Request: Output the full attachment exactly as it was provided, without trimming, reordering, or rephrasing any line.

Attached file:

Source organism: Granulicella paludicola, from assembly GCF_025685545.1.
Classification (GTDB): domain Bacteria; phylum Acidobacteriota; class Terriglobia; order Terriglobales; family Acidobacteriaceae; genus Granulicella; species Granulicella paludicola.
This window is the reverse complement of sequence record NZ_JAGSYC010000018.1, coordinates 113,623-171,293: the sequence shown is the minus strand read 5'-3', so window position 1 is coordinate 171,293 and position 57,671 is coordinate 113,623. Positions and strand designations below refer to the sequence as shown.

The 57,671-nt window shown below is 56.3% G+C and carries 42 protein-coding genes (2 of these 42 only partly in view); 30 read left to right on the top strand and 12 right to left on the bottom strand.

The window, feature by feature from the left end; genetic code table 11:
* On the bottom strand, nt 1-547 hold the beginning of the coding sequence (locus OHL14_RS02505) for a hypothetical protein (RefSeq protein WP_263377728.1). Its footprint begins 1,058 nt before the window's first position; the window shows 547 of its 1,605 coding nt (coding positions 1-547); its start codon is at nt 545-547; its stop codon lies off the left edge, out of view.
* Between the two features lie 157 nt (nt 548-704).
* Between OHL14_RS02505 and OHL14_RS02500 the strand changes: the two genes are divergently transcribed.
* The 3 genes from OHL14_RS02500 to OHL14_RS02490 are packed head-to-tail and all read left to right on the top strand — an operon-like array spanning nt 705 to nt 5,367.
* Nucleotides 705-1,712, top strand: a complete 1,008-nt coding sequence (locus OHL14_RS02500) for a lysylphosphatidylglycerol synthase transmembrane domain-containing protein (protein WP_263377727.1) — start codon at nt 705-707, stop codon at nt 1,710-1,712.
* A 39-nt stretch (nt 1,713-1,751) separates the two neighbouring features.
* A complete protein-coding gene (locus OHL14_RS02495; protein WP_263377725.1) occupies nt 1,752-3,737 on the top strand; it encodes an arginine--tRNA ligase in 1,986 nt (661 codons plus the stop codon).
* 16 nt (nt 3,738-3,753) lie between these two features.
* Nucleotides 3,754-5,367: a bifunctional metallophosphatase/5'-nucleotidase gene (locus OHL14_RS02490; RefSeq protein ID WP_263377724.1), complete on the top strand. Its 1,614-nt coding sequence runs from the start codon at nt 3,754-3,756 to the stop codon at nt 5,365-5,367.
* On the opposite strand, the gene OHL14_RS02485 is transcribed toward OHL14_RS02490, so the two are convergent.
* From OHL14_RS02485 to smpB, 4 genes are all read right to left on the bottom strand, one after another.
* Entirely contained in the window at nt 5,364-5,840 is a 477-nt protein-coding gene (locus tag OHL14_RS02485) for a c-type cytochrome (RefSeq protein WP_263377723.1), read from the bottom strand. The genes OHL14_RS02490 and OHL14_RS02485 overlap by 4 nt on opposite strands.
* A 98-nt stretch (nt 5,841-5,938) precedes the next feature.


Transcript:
Source organism: Granulicella paludicola, from assembly GCF_025685545.1.
Classification (GTDB): domain Bacteria; phylum Acidobacteriota; class Terriglobia; order Terriglobales; family Acidobacteriaceae; genus Granulicella; species Granulicella paludicola.
This window is the reverse complement of sequence record NZ_JAGSYC010000018.1, coordinates 113,623-171,293: the sequence shown is the minus strand read 5'-3', so window position 1 is coordinate 171,293 and position 57,671 is coordinate 113,623. Positions and strand designations below refer to the sequence as shown.

The 57,671-nt window shown below is 56.3% G+C and carries 42 protein-coding genes (2 of these 42 only partly in view); 30 read left to right on the top strand and 12 right to left on the bottom strand.

The window, feature by feature from the left end; genetic code table 11:
* On the bottom strand, nt 1-547 hold the beginning of the coding sequence (locus OHL14_RS02505) for a hypothetical protein (RefSeq protein WP_263377728.1). Its footprint begins 1,058 nt before the window's first position; the window shows 547 of its 1,605 coding nt (coding positions 1-547); its start codon is at nt 545-547; its stop codon lies off the left edge, out of view.
* Between the two features lie 157 nt (nt 548-704).
* Between OHL14_RS02505 and OHL14_RS02500 the strand changes: the two genes are divergently transcribed.
* The 3 genes from OHL14_RS02500 to OHL14_RS02490 are packed head-to-tail and all read left to right on the top strand — an operon-like array spanning nt 705 to nt 5,367.
* Nucleotides 705-1,712, top strand: a complete 1,008-nt coding sequence (locus OHL14_RS02500) for a lysylphosphatidylglycerol synthase transmembrane domain-containing protein (protein WP_263377727.1) — start codon at nt 705-707, stop codon at nt 1,710-1,712.
* A 39-nt stretch (nt 1,713-1,751) separates the two neighbouring features.
* A complete protein-coding gene (locus OHL14_RS02495; protein WP_263377725.1) occupies nt 1,752-3,737 on the top strand; it encodes an arginine--tRNA ligase in 1,986 nt (661 codons plus the stop codon).
* 16 nt (nt 3,738-3,753) lie between these two features.
* Nucleotides 3,754-5,367: a bifunctional metallophosphatase/5'-nucleotidase gene (locus OHL14_RS02490; RefSeq protein ID WP_263377724.1), complete on the top strand. Its 1,614-nt coding sequence runs from the start codon at nt 3,754-3,756 to the stop codon at nt 5,365-5,367.
* On the opposite strand, the gene OHL14_RS02485 is transcribed toward OHL14_RS02490, so the two are convergent.
* From OHL14_RS02485 to smpB, 4 genes are all read right to left on the bottom strand, one after another.
* Entirely contained in the window at nt 5,364-5,840 is a 477-nt protein-coding gene (locus tag OHL14_RS02485) for a c-type cytochrome (RefSeq protein WP_263377723.1), read from the bottom strand. The genes OHL14_RS02490 and OHL14_RS02485 overlap by 4 nt on opposite strands.
* A 98-nt stretch (nt 5,841-5,938) precedes the next feature.